Lawrenceville–Vincennes International Airport

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Lawrenceville–Vincennes International Airport
Lawrenceville-Vincennes International Airport IL 2006 USGS.jpg
Summary
Airport type Public
Owner Bi-State Authority
Serves Lawrenceville, Illinois / Vincennes, Indiana
Location Allison Township, Lawrence County
Elevation AMSL 430 ft / 131 m
Coordinates 38°45′51″N 087°36′20″W / 38.76417°N 87.60556°W / 38.76417; -87.60556Coordinates: 38°45′51″N 087°36′20″W / 38.76417°N 87.60556°W / 38.76417; -87.60556
Map
LWV is located in Illinois
LWV
LWV
LWV is located in the US
LWV
LWV
Location of airport in Illinois/United States
Runways
Direction Length Surface
ft m
18/36 5,199 1,585 Asphalt
9/27 5,198 1,584 Asphalt
4U/22U 1,000 305 Turf
Statistics (2010)
Aircraft operations 35,000
Based aircraft 77
for the World War II use of the airport, see George Army Airfield

Lawrenceville–Vincennes International Airport (IATA: LWV[2]ICAO: KLWVFAA LID: LWV) is a public use airport in Lawrence County, Illinois, United States.[1] Owned by the Bi-State Authority, it is located three nautical miles (6 km) northeast of the city of Lawrenceville, Illinois[1] and also serves the city of Vincennes in Knox County, Indiana. This airport is included in the National Plan of Integrated Airport Systems for 2011–2015, which categorized it as a general aviation facility.[3]

History[edit]

Established in 1942 by the United States Army Air Forces. Known as George Army Airfield. Assigned to the Eastern Flying Training Command on August 10. Conducted Advanced two-engine flying training until transferred to I Troop Carrier Command on August 15, 1944. Placed in standby status September 1, 1944 with the drawdown of AAFTC's pilot training program. Declared surplus and turned over to the Army Corps of Engineers on September 30, 1945. Eventually discharged to the War Assets Administration (WAA) and became civil airport. [4] [5] [6]

Facilities and aircraft[edit]

Lawrenceville–Vincennes International Airport covers an area of 3,067 acres (1,241 ha) at an elevation of 430 feet (131 m) above mean sea level. It has two asphalt paved runways: 18/36 is 5,199 by 100 feet (1,585 x 30 m) and 9/27 is 5,198 by 100 feet (1,584 x 30 m). The airport also has one unpaved turf runway designated 4U/22U which measures 1,000 by 200 feet (305 x 61 m).[1]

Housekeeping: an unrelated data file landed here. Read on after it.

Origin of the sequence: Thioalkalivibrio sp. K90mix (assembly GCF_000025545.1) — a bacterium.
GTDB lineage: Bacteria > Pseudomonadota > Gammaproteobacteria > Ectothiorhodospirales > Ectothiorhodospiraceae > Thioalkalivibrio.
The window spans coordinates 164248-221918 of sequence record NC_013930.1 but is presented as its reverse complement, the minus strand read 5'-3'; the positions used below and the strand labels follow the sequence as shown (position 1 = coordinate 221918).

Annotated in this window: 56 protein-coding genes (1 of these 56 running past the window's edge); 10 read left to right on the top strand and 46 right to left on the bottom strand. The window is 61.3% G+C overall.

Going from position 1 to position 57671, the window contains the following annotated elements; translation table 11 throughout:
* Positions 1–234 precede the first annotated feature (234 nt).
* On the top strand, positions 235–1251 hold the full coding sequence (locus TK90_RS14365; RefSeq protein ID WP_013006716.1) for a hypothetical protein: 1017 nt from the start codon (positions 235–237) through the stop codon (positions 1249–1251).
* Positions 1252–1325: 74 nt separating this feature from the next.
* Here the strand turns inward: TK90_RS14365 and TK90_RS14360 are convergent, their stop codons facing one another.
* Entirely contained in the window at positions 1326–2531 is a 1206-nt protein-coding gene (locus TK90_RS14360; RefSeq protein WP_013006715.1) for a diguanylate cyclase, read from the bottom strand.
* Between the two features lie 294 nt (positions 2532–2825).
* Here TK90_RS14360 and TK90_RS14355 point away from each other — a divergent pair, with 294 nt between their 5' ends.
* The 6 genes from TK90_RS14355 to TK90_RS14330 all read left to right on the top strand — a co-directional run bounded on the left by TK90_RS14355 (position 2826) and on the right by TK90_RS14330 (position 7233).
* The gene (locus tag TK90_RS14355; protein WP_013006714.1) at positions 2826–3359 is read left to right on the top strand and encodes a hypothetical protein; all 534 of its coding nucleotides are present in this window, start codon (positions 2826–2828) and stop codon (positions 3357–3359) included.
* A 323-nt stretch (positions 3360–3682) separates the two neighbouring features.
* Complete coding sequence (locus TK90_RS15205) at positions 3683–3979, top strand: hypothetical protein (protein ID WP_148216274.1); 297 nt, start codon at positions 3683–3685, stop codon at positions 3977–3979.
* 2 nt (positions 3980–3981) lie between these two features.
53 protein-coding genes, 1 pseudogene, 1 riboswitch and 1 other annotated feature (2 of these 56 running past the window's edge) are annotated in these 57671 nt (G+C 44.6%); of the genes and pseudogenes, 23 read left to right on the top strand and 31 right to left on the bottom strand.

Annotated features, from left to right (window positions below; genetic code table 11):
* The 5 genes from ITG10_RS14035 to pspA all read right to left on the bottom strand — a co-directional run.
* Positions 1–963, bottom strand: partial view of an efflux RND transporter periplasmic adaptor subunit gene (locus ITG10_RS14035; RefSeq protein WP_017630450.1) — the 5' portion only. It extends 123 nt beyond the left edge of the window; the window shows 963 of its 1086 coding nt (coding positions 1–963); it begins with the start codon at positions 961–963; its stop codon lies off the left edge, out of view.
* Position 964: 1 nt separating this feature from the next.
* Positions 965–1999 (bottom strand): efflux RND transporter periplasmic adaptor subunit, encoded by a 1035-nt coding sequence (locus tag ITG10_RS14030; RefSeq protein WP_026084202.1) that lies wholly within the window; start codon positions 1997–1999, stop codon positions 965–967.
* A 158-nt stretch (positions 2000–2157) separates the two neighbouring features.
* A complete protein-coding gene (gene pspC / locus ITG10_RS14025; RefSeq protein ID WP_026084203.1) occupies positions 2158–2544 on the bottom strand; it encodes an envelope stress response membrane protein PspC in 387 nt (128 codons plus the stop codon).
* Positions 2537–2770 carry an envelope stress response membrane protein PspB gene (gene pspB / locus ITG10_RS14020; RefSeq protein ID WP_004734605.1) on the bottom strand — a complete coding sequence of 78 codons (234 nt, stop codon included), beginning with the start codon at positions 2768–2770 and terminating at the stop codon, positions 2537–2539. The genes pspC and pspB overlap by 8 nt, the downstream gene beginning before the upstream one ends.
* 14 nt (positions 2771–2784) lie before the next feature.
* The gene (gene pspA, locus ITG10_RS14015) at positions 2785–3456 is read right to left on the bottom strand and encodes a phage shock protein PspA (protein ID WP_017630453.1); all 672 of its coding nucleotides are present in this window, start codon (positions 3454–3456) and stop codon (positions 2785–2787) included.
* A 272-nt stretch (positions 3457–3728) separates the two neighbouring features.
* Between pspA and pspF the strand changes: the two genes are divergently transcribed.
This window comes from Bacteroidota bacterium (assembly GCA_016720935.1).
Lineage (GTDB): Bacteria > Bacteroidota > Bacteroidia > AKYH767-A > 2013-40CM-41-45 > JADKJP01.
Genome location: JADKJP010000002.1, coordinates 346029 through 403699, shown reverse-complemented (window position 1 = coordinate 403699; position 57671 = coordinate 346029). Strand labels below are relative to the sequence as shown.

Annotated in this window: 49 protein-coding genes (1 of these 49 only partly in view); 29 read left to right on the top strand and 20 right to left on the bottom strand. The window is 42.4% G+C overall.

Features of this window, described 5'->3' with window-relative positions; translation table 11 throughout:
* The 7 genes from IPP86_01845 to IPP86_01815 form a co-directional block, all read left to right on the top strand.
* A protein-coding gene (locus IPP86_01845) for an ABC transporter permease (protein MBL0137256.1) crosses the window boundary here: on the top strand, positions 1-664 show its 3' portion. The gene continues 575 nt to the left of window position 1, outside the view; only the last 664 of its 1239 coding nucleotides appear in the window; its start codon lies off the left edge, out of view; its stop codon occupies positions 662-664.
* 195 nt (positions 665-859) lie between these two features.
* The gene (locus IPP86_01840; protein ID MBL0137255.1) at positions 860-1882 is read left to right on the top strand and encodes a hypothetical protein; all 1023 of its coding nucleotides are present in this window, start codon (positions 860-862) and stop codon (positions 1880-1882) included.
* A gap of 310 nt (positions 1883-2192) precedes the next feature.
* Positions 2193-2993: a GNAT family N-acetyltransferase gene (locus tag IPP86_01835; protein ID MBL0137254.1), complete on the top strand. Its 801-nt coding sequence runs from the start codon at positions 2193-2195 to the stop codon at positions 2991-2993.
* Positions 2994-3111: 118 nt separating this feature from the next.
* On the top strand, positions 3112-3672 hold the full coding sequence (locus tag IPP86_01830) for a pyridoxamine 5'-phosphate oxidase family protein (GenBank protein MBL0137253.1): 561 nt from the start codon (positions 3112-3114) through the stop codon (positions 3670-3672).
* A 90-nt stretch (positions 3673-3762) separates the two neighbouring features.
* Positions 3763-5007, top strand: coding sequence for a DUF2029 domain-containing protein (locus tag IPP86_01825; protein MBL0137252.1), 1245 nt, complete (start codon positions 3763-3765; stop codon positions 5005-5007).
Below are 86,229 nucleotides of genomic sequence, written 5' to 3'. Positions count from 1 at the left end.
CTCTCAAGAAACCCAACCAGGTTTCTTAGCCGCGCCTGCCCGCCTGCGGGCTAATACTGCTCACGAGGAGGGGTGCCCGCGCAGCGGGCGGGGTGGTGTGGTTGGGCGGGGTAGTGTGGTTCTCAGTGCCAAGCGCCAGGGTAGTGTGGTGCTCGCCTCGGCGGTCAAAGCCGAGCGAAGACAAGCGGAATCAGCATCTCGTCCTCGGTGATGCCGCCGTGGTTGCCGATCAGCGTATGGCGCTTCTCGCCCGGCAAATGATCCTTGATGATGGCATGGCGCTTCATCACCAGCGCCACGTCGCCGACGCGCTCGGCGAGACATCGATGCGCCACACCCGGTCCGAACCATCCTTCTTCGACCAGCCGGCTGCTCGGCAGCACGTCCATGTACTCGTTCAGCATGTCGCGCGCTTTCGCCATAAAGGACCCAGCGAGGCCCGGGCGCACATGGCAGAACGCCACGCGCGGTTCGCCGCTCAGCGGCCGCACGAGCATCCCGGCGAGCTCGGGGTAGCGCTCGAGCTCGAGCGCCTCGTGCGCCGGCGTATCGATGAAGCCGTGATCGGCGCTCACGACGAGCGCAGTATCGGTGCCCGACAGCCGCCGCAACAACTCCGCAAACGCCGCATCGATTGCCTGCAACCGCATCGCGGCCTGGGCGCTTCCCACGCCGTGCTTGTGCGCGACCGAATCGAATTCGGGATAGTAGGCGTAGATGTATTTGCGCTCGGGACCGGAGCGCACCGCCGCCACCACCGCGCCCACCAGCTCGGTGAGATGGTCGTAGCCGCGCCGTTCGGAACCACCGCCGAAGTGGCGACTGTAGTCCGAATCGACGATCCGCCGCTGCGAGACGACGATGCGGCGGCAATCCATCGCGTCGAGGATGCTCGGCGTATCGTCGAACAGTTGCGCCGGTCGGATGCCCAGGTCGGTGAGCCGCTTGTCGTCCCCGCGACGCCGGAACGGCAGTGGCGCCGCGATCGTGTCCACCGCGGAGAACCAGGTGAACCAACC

For the 12-month period ending July 31, 2010, the airport had 35,000 aircraft operations, an average of 95 per day: 88% general aviation, 11% air taxi, and 1% military. At that time there were 77 aircraft based at this airport: 51% single-engine, 29% glider, 12% ultralight, 8% multi-engine, and 1% helicopter.[1]

Current activity[edit]

The Lawrenceville–Vincennes International Airport is home to the Wabash Valley Soaring club. It has been an educational soaring club for over 45 years, dedicated to helping others learn the art and skills of soaring safely. The club owns a fleet of six club gliders, three of which are two place trainers as well as two tow planes. There are also over 25 private sailplanes based at the field. The club has two hangars with a clubroom attached to the main hangar, and a climate controlled shop for maintaining the club fleet. The shop is used also for restoration of member projects. Many WVSA members are involved with the Vintage Sailplane Association and are active in the restoration and flying of older gliders and sailplanes. Over a long Fathers Day weekend, WVSA hosts the annual Midwest Vintage/Classic Sailplane Regatta. Many pilots bring vintage and classic gliders from all over the country for this annual event.

References[edit]

  1. ^ a b c d e FAA Airport Master Record for LWV (Form 5010 PDF). Federal Aviation Administration. Effective November 15, 2012.
  2. ^ "IATA Airport Code Search (LWV: Lawrenceville Municipal)". International Air Transport Association. Retrieved December 28, 2012. 
  3. ^ "2011–2015 NPIAS Report, Appendix A" (PDF, 2.03 MB). National Plan of Integrated Airport Systems. Federal Aviation Administration. October 4, 2010.  External link in |work= (help)
  4. ^  This article incorporates public domain material from the Air Force Historical Research Agency website http://www.afhra.af.mil/.
  5. ^ Shaw, Frederick J. (2004), Locating Air Force Base Sites History’s Legacy, Air Force History and Museums Program, United States Air Force, Washington DC, 2004.
  6. ^ Manning, Thomas A. (2005), History of Air Education and Training Command, 1942–2002. Office of History and Research, Headquarters, AETC, Randolph AFB, Texas ASIN: B000NYX3PC.

External links[edit]